Dinosaur brain tissue identified for first time

Scientists identify the first known example of fossilised brain tissue from a dinosaur, and say it resembles the brains of modern-day crocodiles and birds.

LONDON (Reuters) - Inside this unassuming piece of rock is the first known example of fossilised brain tissue from a dinosaur.

Using a scanning electron microscope to peer inside, scientists identified the intricate structures of brain tissue.

"This amazing specimen has preserved not only the texture and structure of what are called the meninges, these very tough membranes that surround the actual soft parts of the brain but the mineralisation has also preserved the fine blood vessels running through those textures. And also, the really fine capillaries and a little bit of the cortex of the brain immediately beneath those membranes," said Dr David Norman from the University of Cambridge.

The fossil was found in 2004 on a beach in Sussex, southern England.

It is most likely from a species similar to the Iguanodon, a large herbivorous dinosaur that lived around 133 million years ago.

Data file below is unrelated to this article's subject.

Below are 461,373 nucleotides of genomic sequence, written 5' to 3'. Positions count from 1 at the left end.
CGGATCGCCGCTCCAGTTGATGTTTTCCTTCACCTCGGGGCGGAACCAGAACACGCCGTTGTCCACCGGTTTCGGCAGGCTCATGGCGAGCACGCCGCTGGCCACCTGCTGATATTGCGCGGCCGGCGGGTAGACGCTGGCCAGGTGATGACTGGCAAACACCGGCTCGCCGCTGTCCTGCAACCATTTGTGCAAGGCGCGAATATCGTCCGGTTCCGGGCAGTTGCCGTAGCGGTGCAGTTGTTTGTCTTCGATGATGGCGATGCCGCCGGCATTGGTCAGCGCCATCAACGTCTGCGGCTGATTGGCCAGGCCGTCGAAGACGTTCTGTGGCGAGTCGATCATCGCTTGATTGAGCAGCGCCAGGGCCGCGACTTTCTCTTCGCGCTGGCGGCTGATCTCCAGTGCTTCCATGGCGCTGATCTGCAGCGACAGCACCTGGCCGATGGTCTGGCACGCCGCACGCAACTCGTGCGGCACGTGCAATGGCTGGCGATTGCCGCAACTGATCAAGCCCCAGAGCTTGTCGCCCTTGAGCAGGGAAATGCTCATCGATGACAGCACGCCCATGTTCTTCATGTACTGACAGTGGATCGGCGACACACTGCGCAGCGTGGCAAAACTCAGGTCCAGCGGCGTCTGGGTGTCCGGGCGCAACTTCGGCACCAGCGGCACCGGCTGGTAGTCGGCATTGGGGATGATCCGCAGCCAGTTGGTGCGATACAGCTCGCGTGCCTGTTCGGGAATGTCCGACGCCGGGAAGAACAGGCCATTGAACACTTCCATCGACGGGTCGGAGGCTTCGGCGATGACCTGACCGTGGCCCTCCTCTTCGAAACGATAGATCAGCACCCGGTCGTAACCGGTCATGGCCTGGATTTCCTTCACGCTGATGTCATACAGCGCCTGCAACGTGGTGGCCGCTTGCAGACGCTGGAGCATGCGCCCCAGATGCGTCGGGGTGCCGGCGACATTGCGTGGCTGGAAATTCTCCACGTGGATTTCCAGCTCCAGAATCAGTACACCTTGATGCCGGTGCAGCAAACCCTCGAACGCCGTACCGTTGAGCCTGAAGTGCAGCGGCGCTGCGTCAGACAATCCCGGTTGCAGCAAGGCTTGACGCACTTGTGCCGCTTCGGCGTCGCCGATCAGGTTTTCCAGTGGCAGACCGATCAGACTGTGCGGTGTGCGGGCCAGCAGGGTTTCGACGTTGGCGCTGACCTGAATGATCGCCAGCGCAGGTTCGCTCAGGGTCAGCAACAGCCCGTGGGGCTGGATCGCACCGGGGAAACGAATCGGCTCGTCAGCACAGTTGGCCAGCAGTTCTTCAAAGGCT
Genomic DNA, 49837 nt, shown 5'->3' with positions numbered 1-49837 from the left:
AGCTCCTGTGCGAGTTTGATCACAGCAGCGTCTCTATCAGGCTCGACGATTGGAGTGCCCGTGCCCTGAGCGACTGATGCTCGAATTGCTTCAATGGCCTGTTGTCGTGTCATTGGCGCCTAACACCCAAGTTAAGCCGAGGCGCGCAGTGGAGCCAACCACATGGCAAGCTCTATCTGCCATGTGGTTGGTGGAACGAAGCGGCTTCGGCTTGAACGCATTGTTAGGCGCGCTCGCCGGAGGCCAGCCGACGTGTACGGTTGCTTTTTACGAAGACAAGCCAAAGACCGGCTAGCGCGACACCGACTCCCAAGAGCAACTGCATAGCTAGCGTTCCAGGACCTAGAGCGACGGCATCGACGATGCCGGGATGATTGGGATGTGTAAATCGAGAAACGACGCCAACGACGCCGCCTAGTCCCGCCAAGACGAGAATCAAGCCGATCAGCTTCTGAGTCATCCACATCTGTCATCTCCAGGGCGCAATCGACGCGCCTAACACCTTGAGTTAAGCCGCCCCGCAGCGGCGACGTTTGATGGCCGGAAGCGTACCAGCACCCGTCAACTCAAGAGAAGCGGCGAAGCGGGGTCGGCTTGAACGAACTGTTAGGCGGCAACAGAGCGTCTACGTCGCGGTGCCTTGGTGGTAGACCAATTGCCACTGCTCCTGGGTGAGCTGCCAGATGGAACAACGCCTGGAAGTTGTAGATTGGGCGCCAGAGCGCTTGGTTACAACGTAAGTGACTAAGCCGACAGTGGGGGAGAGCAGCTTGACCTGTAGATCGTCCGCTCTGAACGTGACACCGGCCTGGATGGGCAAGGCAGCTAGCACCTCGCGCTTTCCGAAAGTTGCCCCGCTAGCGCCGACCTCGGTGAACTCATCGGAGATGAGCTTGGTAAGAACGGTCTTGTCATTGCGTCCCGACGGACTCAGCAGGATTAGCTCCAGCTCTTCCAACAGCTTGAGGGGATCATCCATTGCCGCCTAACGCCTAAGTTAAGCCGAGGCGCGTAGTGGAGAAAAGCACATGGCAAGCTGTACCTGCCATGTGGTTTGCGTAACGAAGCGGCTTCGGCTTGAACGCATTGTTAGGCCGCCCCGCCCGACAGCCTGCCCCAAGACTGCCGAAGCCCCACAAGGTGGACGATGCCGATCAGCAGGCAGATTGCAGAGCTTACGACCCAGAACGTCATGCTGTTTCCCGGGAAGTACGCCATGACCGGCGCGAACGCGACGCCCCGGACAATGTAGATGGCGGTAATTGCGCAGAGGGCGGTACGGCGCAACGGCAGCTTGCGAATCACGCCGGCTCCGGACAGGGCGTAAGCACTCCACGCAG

It's exceptionally rare for soft tissue to be so well preserved that it can be studied.  

Researchers believe the dinosaur must have died in a bog or swamp with just the right conditions needed for preservation.

"As the animal died its head must have tipped over into a stagnant pond. And that particular stagnant environment was one that promoted the preservation of the soft tissues, because in these stagnant conditions the acidic nature of the water means that the membranes of the brain itself started to pickle and to harden. And once you've got the hardening of what are otherwise extremely soft tissues, you begin the process of preservation," said Dr Norman.

Palaeontologists say the structure of the brain tissue is similar to that of the modern-day descendants of dinosaurs, such as birds and crocodiles.

The research was published in a Special Publication of the Geological Society of London.